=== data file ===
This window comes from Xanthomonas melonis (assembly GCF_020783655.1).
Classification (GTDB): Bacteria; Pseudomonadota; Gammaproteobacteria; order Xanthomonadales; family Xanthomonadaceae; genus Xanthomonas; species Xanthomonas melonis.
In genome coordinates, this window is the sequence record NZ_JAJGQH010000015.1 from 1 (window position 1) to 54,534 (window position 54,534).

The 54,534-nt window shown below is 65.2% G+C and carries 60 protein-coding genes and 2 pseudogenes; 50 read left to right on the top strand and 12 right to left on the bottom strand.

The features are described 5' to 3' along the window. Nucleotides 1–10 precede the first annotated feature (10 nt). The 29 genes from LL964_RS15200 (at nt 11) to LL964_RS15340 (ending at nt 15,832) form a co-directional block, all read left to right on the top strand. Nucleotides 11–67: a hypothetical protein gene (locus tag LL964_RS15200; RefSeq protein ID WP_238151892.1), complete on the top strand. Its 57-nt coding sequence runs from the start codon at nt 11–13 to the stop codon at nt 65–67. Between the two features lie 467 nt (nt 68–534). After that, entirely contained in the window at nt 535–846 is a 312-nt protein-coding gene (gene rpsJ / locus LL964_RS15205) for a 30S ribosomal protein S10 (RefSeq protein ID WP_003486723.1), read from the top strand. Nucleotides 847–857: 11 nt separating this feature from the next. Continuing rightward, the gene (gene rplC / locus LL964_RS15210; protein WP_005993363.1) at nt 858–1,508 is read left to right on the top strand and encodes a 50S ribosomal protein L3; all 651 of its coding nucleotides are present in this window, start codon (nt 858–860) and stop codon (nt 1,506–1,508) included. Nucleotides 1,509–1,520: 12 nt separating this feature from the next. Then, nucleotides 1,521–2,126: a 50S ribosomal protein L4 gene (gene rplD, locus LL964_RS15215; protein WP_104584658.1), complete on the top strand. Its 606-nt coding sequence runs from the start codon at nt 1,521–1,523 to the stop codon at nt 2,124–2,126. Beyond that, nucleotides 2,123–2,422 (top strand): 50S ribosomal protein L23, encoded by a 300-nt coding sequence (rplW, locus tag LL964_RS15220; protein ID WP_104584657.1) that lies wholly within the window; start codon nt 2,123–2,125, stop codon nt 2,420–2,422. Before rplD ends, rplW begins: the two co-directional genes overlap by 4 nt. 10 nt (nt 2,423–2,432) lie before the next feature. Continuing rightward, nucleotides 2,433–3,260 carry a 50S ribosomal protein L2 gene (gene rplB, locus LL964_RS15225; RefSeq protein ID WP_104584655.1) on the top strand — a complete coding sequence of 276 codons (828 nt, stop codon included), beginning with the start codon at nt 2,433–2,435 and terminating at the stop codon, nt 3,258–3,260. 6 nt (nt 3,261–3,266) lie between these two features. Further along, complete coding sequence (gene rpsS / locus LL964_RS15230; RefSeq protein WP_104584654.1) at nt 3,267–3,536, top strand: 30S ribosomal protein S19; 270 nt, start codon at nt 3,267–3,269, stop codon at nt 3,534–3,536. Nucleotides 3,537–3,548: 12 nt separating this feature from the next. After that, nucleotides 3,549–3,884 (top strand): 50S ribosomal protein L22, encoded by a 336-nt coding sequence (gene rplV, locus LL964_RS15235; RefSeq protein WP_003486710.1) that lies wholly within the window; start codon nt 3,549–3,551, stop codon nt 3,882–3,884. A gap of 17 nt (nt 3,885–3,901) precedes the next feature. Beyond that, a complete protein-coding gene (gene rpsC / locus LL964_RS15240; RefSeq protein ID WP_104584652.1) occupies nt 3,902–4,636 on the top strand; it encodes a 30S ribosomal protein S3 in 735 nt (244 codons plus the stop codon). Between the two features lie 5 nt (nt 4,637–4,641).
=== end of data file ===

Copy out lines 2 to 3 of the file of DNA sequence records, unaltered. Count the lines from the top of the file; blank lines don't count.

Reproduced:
Classification (GTDB): Bacteria; Pseudomonadota; Gammaproteobacteria; order Xanthomonadales; family Xanthomonadaceae; genus Xanthomonas; species Xanthomonas melonis.
In genome coordinates, this window is the sequence record NZ_JAJGQH010000015.1 from 1 (window position 1) to 54,534 (window position 54,534).